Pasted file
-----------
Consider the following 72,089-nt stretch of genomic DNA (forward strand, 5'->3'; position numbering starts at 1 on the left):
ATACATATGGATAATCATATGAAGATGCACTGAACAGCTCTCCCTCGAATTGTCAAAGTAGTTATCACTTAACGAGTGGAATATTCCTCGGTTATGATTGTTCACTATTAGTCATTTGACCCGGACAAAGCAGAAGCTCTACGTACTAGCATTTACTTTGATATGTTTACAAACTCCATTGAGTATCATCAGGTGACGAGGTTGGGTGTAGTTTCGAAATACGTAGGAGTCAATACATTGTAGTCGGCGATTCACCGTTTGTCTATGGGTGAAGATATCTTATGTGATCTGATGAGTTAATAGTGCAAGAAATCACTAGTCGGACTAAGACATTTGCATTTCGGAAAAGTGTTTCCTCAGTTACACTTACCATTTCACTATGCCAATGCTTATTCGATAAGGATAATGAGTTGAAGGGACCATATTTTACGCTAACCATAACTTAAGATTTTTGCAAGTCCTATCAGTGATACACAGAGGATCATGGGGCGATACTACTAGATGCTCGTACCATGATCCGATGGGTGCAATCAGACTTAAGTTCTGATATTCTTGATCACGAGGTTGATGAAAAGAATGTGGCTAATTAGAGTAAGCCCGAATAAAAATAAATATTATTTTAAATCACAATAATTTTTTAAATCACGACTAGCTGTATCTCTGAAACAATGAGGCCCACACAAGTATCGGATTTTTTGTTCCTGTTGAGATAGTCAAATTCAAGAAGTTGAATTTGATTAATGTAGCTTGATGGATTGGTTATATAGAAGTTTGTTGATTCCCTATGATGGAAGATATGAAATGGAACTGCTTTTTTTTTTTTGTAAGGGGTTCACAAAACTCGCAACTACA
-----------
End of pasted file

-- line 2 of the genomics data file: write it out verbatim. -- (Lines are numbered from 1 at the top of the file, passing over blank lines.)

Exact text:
ATACATATGGATAATCATATGAAGATGCACTGAACAGCTCTCCCTCGAATTGTCAAAGTAGTTATCACTTAACGAGTGGAATATTCCTCGGTTATGATTGTTCACTATTAGTCATTTGACCCGGACAAAGCAGAAGCTCTACGTACTAGCATTTACTTTGATATGTTTACAAACTCCATTGAGTATCATCAGGTGACGAGGTTGGGTGTAGTTTCGAAATACGTAGGAGTCAATACATTGTAGTCGGCGATTCACCGTTTGTCTATGGGTGAAGATATCTTATGTGATCTGATGAGTTAATAGTGCAAGAAATCACTAGTCGGACTAAGACATTTGCATTTCGGAAAAGTGTTTCCTCAGTTACACTTACCATTTCACTATGCCAATGCTTATTCGATAAGGATAATGAGTTGAAGGGACCATATTTTACGCTAACCATAACTTAAGATTTTTGCAAGTCCTATCAGTGATACACAGAGGATCATGGGGCGATACTACTAGATGCTCGTACCATGATCCGATGGGTGCAATCAGACTTAAGTTCTGATATTCTTGATCACGAGGTTGATGAAAAGAATGTGGCTAATTAGAGTAAGCCCGAATAAAAATAAATATTATTTTAAATCACAATAATTTTTTAAATCACGACTAGCTGTATCTCTGAAACAATGAGGCCCACACAAGTATCGGATTTTTTGTTCCTGTTGAGATAGTCAAATTCAAGAAGTTGAATTTGATTAATGTAGCTTGATGGATTGGTTATATAGAAGTTTGTTGATTCCCTATGATGGAAGATATGAAATGGAACTGCTTTTTTTTTTTTGTAAGGGGTTCACAAAACTCGCAACTACA